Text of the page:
Rural Plains

6 mi. N of Mechanicsville off VA 606, Mechanicsville, Virginia



The Shelton family's dwelling house known as Rural Plains is an important example of early colonial Virginia architecture with its gambrel roof, the use of Flemish bond with glazed headers and rubbed brick details (such as in the jack arches), putlog holes, dormer windows, entry porch with chamber above. The last feature is redundant in function given the central-passage floor plan. Rural Plains is also important in the social history of early Virginia, with the Shelton family holding important local posts, such as with the vestry of St. Paul's Parish, and marrying into the broader community, including John Shelton's marriage to Eleanor Parks, the daughter of Virginia Gazette founder William Parks, and Sarah Shelton's marriage in 1754 to Patrick Henry. The house and surrounding acreage remained in Shelton stewarsdhip, through the Civil War wherein Union Major Winfield S. Hancock established his headquarters in the house in May of 1864 and up to 2001 when William Shelton, Jr., conveyed the property to a foundation. In 2006 the property was transferred to the National Park Service. -- Historic American Buildings Survey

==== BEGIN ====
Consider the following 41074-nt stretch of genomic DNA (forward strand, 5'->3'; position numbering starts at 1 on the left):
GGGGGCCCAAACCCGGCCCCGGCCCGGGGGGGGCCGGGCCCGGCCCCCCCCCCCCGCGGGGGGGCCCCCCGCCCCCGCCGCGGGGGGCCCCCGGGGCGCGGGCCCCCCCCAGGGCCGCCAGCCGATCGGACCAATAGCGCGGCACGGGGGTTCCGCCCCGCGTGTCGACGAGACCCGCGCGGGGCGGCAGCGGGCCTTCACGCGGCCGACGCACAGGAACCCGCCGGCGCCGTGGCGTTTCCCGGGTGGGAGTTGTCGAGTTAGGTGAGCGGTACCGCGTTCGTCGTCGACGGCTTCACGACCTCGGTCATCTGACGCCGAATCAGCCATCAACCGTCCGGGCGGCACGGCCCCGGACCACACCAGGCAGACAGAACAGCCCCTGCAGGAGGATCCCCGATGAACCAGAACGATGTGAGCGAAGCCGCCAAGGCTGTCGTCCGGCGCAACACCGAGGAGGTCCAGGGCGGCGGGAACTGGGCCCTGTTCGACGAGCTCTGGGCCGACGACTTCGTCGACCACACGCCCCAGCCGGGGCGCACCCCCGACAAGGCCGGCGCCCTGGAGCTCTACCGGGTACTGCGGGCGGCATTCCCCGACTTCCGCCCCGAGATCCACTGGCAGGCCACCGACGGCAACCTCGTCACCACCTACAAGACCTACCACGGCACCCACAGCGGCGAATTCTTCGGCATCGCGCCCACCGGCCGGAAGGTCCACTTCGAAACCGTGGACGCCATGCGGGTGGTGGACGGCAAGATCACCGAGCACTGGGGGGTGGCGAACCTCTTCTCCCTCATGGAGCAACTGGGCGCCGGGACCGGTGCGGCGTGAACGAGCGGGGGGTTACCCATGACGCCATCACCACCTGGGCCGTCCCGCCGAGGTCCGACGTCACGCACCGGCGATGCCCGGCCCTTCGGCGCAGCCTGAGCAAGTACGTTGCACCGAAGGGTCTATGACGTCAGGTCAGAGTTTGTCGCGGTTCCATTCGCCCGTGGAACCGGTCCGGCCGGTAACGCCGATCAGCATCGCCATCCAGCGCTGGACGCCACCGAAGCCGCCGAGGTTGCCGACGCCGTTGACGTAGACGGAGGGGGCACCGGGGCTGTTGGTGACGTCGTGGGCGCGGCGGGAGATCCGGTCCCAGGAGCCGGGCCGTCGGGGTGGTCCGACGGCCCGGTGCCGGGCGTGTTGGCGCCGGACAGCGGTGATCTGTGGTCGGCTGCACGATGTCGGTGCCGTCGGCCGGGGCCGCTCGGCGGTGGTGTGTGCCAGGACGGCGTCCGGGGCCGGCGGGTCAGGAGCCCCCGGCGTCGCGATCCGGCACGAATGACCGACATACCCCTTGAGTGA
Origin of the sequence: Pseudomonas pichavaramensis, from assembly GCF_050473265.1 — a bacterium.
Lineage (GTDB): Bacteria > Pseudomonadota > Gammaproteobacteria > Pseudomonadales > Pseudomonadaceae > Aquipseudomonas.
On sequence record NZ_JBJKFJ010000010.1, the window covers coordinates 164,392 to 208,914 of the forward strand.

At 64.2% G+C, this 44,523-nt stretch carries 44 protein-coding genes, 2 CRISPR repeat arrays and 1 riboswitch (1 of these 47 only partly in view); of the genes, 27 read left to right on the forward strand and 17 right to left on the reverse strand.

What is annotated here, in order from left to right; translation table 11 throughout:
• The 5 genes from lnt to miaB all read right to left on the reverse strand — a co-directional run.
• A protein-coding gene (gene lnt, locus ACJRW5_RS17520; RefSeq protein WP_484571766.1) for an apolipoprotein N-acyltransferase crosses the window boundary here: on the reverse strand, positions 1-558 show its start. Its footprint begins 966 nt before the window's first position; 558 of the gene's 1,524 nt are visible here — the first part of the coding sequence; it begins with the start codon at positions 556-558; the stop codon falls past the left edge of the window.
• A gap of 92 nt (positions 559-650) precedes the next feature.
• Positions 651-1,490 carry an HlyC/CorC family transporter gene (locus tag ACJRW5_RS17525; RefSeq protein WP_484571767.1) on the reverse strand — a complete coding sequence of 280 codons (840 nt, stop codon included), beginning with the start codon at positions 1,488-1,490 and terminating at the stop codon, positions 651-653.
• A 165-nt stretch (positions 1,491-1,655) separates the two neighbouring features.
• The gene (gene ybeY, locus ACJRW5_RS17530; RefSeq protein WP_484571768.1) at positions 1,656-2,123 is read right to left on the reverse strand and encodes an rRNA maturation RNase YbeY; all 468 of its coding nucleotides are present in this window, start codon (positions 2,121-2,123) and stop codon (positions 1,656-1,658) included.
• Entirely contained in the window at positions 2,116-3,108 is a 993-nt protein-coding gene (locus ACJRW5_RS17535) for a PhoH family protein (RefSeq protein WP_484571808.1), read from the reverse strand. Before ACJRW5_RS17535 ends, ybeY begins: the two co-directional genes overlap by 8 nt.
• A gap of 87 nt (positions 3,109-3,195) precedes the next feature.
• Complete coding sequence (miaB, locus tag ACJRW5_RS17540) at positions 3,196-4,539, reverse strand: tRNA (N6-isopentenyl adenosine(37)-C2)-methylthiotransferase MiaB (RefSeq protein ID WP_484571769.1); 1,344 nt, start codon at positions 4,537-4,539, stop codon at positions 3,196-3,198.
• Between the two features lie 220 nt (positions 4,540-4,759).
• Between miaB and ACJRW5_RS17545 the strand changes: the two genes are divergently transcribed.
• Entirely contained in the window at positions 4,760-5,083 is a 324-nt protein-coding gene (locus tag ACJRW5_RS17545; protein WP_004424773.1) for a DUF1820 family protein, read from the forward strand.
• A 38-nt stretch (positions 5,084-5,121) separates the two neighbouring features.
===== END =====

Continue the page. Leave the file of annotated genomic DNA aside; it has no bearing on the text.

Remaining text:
National Register information 

Posted to the National Register of Historic Places on June 5, 1975
Reference number
Areas of significance
Politics/Government; Architecture; Social History
Level of significance
Evaluation criteria
C - Design/Construction; B - Person
Property type
Historic function
Single dwelling
Current function
Single dwelling
Periods of significance
1700-1749; 1750-1799